Other than that, I agree with the rest of your posting.


    On the scorpene subs, they should not have been purchased in the first place , that too with 10% of the purcchase price paid to a crony company. Did you know we dont even have local expertise or naval docks that are capable of maintaining those subs, and we have not even got a quote or details as to their maintenence cost ? heck we do not even know if we have a local skipper capable of piloting it in battle situations, only the OSA prevents us from knowing the true costs of maintaining these “purple elephants” in the long term, thus my suggestion to dispose of them- as the reality of suffering commuters who rely on public transport is more likely than a war.

    Below is Najibs shopping list when he was Defence Minister (including the infamous subs), if these are peacetime military procurements I shudder to think of wartime requirements—

    Najibs shopping list

    Royal Malaysian Navy


    2 Lekiu Class Frigates
    2 Kasturi class Frigates
    1RAHMAT Frigate (104MM,40MM,ASRL,HELOS)
    2 OPV (100MM,30MM TWIN,HELOS)
    6 NGPV(BUILDING-VLSAM,MM40,LYNX 300) ( 25 more in the works )
    6 S AS 555N FENNEC

    Royal Malaysian Air Force


    18 SU 30MKM (Sukhoi (22) more on the works
    15 MIG 29Ns
    2 MIG 29NUB
    8 FA 18D (8) more on the works
    10 F5E (R)
    3 F5F(R)
    16 HAWK 208 (16) more on the works
    7 HAWK 108
    30 A4 PTM SKYHAWK (R)
    7 MB 339AM
    8 PC 7 MK II
    36 PC 7
    20 MD3-160 AEROTIGA
    8 C130H-30
    2 C 130H
    4 KC 130H (2 ON CONVERSION)
    8 CN 235-220M (2 ORDER)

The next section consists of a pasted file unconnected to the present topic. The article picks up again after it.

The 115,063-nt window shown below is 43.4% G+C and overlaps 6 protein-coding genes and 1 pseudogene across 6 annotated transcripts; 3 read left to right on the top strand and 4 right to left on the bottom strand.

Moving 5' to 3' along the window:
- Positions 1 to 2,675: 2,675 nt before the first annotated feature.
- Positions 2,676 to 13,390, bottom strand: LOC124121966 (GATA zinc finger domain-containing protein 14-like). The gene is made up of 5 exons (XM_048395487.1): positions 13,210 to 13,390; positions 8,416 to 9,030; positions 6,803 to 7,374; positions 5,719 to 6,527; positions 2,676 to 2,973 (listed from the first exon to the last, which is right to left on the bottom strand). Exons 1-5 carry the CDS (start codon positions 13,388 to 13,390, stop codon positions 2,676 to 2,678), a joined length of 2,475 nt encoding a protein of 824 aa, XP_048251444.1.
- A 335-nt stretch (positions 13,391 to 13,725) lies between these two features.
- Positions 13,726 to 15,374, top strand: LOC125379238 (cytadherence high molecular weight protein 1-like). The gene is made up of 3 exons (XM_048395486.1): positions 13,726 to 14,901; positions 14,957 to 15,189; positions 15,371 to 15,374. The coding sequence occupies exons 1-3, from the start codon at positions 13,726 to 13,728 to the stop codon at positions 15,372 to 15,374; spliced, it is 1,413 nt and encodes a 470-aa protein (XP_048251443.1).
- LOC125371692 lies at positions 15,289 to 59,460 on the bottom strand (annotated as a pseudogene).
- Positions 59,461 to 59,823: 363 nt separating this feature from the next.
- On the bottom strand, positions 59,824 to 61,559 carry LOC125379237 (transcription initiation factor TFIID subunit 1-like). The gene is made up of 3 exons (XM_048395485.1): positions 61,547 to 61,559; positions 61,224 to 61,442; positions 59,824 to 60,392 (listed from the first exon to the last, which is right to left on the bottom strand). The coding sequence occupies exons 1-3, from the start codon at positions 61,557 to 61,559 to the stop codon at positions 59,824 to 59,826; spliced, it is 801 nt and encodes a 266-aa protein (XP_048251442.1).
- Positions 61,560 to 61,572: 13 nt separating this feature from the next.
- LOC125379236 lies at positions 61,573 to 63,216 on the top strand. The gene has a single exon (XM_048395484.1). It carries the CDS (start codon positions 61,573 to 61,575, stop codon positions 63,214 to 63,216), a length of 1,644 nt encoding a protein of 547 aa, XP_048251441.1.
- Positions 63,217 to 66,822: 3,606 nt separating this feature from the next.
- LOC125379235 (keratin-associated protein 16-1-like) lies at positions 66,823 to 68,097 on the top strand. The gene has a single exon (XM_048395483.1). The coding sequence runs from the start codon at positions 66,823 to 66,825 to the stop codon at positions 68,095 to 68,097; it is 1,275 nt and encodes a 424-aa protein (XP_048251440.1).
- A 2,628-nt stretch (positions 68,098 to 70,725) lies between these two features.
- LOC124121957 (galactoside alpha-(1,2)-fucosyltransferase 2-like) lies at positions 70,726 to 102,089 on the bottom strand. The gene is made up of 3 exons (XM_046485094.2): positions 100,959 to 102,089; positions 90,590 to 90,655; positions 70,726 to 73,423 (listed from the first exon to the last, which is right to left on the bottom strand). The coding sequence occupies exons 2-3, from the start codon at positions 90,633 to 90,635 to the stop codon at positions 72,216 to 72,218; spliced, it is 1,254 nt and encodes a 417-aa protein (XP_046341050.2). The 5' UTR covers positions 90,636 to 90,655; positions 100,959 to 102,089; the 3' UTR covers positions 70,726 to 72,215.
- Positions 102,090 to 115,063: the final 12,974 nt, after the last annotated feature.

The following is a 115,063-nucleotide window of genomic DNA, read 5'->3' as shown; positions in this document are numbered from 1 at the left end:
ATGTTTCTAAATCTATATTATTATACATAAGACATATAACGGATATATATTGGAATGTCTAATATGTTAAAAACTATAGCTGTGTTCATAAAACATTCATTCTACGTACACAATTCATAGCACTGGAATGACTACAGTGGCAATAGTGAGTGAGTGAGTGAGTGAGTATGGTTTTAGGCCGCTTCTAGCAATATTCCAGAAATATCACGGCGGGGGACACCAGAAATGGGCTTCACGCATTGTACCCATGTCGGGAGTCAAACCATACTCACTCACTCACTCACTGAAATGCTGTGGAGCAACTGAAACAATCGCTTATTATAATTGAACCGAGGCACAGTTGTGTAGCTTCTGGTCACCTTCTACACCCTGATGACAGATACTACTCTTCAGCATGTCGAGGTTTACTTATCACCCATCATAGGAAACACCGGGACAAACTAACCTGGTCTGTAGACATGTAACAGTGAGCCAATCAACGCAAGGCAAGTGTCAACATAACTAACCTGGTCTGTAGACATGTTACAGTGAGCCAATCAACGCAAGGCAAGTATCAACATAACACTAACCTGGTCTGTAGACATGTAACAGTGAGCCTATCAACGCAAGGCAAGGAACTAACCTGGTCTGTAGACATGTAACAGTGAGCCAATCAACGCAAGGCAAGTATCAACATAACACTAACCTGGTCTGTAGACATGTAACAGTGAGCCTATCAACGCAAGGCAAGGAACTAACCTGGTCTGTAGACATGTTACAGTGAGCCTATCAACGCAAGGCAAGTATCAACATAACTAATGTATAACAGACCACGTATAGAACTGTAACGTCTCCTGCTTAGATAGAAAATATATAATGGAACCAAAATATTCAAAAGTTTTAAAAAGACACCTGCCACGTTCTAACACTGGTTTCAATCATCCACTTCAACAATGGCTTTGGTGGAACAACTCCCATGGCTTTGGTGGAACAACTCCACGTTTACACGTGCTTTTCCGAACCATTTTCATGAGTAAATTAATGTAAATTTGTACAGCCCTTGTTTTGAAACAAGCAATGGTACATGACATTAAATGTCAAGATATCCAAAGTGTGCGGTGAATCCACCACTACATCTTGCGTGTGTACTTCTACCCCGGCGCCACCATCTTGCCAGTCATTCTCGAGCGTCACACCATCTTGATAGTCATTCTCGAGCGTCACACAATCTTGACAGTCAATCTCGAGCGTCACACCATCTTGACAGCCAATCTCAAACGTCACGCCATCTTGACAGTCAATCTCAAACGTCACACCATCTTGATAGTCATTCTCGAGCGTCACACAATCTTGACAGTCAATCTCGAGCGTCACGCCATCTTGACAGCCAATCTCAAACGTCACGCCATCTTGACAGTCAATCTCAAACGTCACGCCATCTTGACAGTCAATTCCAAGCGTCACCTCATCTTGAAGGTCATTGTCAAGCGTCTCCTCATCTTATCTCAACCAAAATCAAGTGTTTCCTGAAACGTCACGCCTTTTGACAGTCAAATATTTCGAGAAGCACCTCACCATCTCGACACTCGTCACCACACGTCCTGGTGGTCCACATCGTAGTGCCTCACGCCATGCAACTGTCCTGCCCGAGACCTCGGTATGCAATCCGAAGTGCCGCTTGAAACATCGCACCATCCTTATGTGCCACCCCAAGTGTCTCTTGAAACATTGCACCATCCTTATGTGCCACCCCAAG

4 B200T MPA
    8 CESSNA 402B
    1 FALCON 900B
    1 FOKKER F 28-1000 VIP
    2 AS 61N1
    1 A109C


    Please pardon the lengthy post.


  15. Vijay Kumar Murugavell wrote on Mar 13, 2009 at 12:29 pm

    Automakers in large populations like China for example will likely have half of the problem that Proton has. It only needs to worry about improving quality to gain the trust of its own people. Then it can survive in its own country on patriotism of the citizens to buy local.

    Whereas for Proton, even if it improves its quality and gains back the trust of Malaysians, our population is too small for Proton to survive based on domestic market. Thus, it also needs to get busy exporting.
    At the moment only chronic Mahathirists believe that Proton produces cars of world class standards.
    Just like those in the current BN regime who think that the exercise of sending up a space tourist is actually going to yield
    tremendous results on cancer research for entire humanity which they claim after initialy being shamed for trivial pursuits like teh tarik in space


  16. empyreal wrote on Mar 13, 2009 at 5:46 pm

    i do realise, of course, that keynesian economics and monetarist policies had a see-saw of a relation in terms of popularity. every ten-years or so the vogue changes between them. yet in times of recessions keynesian policies have worked brilliantly. certainly what you advocated, sir, is a monetarist view (of controlling money supply) which actually pre-dates keynes and was used all the way down the great recession of 1929.

    keynesian spending (especially in the context of a developing economy that lacks the network of firms inherent in long-established economies, which is adds another layer of complexity) will likely here. of course, neither are monetarist policies debunked either, it’s just not suitable.